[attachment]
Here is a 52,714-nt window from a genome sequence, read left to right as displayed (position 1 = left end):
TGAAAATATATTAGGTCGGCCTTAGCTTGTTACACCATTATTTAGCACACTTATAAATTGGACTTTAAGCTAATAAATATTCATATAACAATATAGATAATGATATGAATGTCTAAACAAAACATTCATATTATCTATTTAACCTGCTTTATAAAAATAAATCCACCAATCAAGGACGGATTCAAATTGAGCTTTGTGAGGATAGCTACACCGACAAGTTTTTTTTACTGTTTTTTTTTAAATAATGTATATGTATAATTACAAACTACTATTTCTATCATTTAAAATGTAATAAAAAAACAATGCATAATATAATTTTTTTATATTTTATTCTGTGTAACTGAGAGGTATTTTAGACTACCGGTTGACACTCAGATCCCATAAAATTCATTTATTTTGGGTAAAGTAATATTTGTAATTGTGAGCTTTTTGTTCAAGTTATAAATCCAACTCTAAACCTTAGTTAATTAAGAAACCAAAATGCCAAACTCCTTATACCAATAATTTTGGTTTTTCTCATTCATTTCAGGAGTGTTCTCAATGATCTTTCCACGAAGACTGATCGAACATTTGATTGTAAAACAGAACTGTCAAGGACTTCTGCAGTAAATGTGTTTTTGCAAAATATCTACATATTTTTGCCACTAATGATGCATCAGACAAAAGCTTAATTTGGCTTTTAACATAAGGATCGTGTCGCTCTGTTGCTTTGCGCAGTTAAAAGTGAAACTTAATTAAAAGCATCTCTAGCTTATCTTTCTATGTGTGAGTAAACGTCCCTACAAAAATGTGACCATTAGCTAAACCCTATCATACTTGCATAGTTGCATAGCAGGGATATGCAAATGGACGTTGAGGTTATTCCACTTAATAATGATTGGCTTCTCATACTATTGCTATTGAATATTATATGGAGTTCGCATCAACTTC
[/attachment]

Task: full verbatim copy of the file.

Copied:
Here is a 52,714-nt window from a genome sequence, read left to right as displayed (position 1 = left end):
TGAAAATATATTAGGTCGGCCTTAGCTTGTTACACCATTATTTAGCACACTTATAAATTGGACTTTAAGCTAATAAATATTCATATAACAATATAGATAATGATATGAATGTCTAAACAAAACATTCATATTATCTATTTAACCTGCTTTATAAAAATAAATCCACCAATCAAGGACGGATTCAAATTGAGCTTTGTGAGGATAGCTACACCGACAAGTTTTTTTTACTGTTTTTTTTTAAATAATGTATATGTATAATTACAAACTACTATTTCTATCATTTAAAATGTAATAAAAAAACAATGCATAATATAATTTTTTTATATTTTATTCTGTGTAACTGAGAGGTATTTTAGACTACCGGTTGACACTCAGATCCCATAAAATTCATTTATTTTGGGTAAAGTAATATTTGTAATTGTGAGCTTTTTGTTCAAGTTATAAATCCAACTCTAAACCTTAGTTAATTAAGAAACCAAAATGCCAAACTCCTTATACCAATAATTTTGGTTTTTCTCATTCATTTCAGGAGTGTTCTCAATGATCTTTCCACGAAGACTGATCGAACATTTGATTGTAAAACAGAACTGTCAAGGACTTCTGCAGTAAATGTGTTTTTGCAAAATATCTACATATTTTTGCCACTAATGATGCATCAGACAAAAGCTTAATTTGGCTTTTAACATAAGGATCGTGTCGCTCTGTTGCTTTGCGCAGTTAAAAGTGAAACTTAATTAAAAGCATCTCTAGCTTATCTTTCTATGTGTGAGTAAACGTCCCTACAAAAATGTGACCATTAGCTAAACCCTATCATACTTGCATAGTTGCATAGCAGGGATATGCAAATGGACGTTGAGGTTATTCCACTTAATAATGATTGGCTTCTCATACTATTGCTATTGAATATTATATGGAGTTCGCATCAACTTC